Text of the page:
02 May 2015

Drinking Water Crisis in South Sudan

Last week in South Sudan, drinking water supply came into crisis. The capital city, Juba, provides no safe public sources of drinking water. Residents rely on bottled water. However, bottled water companies have come under pressure to be able to purchase the material, which they import, to make the bottled water. The rising value of the US dollar plus ongoing internal governance problems in the fledgling country are the reasons given for bottled water companies shutting down. There may only be two bottled water companies still operating. As a result, there are bottled water shortages.

In the shops, the last of the supplies are being sold. Shopkeepers are rationing what is left. People are resorting to drinking Nile River water, which is not hygienic or safe. There are tanker trucks pumping Nile River water to serve the citizens, but the rising cost of the US dollar has caused a shortage of fuel, which is all imported, so there are sections of the population that will not be served by this method at all. Even though unsafe, humans cannot go more than 3 or 4 days without water.

South Sudan is under pressure from the UN to stop fighting and get it together, or else there will be sanctions. This happend just hours ago. 

Thanks UN - yet another example of how absolutely removed the organization is from reality. We have witnessed the result of sanctions over and over again - and it hurts common people, while doing little to rattle the chains of the power hungry who are more concerned with securing their own place in history, rather than taking care of the country they want power over. In other words, the leaders. But this is just my opinion and that is why I put it in italics.

Getting water to citizens is a critical, but difficult situation for a fractured government and a brand new country. This is not just a problem in Juba with the current bottled water crisis. This is something experienced in other parts of the new South Sudan, such as in Pibor. Refugees fleeing the ongoing fighting in Sudan and South Sudan - a war that has been going on and on and on for more than 30 years - are numbering in the hundreds of thousands. An estimated 260,000 Sudanese have fled to South Sudan as refugees, while an estimated 200,000 South Sudanese have fled to Ethiopia as refugees!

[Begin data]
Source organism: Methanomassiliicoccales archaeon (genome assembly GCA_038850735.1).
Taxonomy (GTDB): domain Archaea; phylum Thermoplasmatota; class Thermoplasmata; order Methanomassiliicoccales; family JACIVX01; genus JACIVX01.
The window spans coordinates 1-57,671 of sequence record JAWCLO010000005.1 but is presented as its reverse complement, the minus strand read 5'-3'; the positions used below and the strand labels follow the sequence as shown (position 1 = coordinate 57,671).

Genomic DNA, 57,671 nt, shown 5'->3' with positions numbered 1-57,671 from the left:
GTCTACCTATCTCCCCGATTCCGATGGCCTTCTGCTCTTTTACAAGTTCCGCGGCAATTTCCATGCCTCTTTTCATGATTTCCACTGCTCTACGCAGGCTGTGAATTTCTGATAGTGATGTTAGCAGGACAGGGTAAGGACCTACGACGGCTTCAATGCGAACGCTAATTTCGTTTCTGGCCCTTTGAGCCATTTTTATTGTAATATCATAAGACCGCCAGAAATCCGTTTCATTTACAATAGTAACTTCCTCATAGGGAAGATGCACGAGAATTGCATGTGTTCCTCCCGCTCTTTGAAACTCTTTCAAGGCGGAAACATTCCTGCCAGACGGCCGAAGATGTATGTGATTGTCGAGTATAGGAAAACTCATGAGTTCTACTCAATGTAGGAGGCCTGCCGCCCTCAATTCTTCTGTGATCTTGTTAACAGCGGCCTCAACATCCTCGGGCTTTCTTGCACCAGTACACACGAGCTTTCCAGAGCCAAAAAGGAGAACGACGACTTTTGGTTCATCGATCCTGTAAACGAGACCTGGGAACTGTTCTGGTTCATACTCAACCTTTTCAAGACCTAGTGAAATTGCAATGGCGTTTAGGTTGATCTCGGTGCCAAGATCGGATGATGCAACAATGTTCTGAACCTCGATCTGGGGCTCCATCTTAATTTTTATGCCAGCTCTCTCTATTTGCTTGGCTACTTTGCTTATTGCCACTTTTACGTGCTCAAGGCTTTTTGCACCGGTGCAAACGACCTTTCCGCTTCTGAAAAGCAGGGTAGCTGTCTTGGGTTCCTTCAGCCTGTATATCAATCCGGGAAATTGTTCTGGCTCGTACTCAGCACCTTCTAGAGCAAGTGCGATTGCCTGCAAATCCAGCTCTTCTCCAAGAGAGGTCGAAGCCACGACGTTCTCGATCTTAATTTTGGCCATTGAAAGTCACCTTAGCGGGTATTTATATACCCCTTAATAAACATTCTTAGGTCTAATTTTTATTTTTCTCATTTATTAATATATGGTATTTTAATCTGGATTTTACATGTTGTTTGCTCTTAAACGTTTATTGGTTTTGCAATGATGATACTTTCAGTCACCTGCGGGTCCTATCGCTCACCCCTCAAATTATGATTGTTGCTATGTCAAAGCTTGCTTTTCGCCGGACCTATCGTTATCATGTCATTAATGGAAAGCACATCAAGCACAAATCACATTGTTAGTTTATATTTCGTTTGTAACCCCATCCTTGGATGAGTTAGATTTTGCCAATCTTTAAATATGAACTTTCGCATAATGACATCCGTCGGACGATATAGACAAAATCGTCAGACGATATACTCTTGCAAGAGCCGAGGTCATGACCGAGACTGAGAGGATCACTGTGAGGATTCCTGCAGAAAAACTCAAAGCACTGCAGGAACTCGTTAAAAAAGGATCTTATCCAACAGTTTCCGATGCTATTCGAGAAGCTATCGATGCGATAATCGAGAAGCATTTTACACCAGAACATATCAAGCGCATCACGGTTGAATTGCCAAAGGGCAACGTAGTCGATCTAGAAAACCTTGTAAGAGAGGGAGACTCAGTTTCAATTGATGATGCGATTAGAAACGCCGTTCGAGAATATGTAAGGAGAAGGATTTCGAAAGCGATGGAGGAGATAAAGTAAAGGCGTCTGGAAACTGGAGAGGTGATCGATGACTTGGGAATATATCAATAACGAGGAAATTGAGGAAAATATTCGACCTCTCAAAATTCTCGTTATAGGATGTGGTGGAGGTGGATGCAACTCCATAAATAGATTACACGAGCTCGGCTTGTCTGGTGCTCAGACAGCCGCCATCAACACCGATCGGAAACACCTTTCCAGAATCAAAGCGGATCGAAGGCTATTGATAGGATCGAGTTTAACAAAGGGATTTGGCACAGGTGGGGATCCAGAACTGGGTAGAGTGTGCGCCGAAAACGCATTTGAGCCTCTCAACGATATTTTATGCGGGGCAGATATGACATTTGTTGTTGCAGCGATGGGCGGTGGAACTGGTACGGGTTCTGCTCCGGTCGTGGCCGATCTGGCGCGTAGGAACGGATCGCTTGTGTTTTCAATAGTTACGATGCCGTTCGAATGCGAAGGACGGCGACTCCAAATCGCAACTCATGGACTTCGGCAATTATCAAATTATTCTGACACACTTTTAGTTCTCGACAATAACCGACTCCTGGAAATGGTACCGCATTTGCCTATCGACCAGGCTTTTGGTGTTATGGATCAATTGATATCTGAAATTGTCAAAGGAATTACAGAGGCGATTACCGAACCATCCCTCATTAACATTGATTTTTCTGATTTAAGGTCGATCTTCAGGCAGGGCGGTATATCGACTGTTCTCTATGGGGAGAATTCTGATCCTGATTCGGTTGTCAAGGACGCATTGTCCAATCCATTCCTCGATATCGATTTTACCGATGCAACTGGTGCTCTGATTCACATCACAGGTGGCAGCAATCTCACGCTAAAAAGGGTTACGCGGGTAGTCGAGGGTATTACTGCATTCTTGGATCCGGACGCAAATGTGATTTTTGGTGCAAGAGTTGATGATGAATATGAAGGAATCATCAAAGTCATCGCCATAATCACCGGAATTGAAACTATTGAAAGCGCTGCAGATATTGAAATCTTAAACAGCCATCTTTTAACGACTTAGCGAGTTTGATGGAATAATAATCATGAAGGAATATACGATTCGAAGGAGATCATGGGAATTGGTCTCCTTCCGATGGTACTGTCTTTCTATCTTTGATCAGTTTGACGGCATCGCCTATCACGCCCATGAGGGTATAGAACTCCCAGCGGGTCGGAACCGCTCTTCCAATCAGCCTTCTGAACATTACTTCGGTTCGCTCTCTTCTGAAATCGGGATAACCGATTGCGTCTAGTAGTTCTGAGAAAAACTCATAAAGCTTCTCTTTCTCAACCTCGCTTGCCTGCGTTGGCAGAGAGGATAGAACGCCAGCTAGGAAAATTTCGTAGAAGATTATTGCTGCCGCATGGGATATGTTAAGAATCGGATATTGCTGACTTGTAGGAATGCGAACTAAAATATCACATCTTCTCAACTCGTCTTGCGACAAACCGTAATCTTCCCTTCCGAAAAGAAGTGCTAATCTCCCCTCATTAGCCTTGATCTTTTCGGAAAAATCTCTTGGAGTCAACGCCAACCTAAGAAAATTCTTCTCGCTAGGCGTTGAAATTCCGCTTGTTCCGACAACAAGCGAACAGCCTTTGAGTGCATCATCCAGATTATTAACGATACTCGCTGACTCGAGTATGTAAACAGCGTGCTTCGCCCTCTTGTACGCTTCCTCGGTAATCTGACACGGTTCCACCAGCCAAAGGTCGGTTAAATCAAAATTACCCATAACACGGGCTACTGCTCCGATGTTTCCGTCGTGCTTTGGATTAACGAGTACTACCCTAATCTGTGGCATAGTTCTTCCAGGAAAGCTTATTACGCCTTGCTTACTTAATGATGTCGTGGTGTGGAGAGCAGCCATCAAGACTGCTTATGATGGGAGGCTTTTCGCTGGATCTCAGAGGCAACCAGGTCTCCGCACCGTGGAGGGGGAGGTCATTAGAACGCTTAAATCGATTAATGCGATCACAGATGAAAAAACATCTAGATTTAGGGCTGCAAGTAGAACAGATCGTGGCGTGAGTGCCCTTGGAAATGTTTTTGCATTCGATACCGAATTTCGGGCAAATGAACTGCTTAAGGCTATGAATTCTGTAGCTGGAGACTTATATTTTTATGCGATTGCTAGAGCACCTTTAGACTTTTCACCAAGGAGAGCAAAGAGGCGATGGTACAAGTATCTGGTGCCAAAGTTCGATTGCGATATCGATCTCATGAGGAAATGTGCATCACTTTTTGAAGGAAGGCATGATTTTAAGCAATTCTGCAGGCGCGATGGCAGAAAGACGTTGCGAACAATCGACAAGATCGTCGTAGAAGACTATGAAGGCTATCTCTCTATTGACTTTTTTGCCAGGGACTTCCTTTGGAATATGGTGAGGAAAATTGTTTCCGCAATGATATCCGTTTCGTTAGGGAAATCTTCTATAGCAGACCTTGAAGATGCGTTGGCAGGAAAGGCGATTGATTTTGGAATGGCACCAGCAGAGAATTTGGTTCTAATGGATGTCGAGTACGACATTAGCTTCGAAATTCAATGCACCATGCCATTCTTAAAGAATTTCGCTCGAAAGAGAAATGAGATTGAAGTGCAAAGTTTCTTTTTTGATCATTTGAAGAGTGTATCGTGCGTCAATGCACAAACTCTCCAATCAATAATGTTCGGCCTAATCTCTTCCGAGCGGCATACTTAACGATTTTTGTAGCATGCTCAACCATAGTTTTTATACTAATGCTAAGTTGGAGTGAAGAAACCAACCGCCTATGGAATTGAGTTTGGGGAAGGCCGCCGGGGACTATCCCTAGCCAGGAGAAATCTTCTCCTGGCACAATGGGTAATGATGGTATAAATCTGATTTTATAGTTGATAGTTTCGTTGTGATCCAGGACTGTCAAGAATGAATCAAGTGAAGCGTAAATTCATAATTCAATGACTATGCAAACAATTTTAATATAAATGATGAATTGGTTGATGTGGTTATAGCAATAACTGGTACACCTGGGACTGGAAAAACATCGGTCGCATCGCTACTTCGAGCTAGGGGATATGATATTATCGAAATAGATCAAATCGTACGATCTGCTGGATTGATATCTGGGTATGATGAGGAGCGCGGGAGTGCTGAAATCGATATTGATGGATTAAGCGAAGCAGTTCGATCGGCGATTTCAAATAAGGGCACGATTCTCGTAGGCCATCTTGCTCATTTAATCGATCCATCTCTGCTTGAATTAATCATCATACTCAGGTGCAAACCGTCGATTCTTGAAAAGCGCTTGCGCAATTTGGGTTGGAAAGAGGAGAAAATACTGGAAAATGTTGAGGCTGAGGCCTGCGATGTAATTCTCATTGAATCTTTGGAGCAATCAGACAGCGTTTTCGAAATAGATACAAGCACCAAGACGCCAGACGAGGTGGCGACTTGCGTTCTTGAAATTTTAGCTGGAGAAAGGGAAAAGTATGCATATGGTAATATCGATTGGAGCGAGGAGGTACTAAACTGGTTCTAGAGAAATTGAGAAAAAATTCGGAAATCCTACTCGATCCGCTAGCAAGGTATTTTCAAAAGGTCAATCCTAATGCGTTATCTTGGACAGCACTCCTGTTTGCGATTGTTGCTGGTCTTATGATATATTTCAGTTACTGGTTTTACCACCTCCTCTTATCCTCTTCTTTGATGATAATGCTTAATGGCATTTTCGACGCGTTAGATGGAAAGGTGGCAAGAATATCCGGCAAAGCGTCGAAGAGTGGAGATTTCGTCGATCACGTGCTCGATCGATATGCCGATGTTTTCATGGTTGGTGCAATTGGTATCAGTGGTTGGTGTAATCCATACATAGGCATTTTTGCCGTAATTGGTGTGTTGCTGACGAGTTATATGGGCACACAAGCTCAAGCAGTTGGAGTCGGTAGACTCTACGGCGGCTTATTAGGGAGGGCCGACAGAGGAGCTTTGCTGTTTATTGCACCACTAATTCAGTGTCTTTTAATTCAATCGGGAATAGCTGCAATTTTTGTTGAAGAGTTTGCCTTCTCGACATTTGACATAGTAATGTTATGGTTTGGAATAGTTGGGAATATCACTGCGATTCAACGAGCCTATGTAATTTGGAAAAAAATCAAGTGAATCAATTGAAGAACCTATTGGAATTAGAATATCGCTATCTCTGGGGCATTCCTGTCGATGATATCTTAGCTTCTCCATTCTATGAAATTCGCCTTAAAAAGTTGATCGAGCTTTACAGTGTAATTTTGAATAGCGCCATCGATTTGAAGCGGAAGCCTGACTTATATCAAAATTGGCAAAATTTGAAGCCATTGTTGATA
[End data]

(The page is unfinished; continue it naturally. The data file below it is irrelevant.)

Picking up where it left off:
Water security in South Sudan is in crisis.

Human security in South Sudan (and Sudan) is in ongoing crisis.

This situation with water shortages has happened in other insecure and war-torn places. Water security, as understood by the scholars, has very little to say about crisis events and insecure conflict zones. Solutions are few. The International Red Cross is one of the few actors on the international community scene that enter a country in crisis and attempt to solve the water security issues in cities and villages without safe access. However, the water security issue is still not coordinated by the international community in a transparent way. and people resort to river water in places where those same rivers serve as places for bathing, washing, feeding cattle, and dumping wastewater. There must be another way.

In Iraq today, water supplies are threatened by shortages, drought, mismanagement, and occupation by this ISIS crew. ISIS has taken much of the territories where wheat is grown and eyes the water supplies that are already insecure in Iraq due to upstream neighbors in Turkey. In 2007, Iraqis were bemoaning the collapsed government, and tanker trucks were using the Tigris-Euphrates rivers for drinking water supply distribution. This UN page illustrates the progressive water issues over time, since the US invaded Iraq in 2003.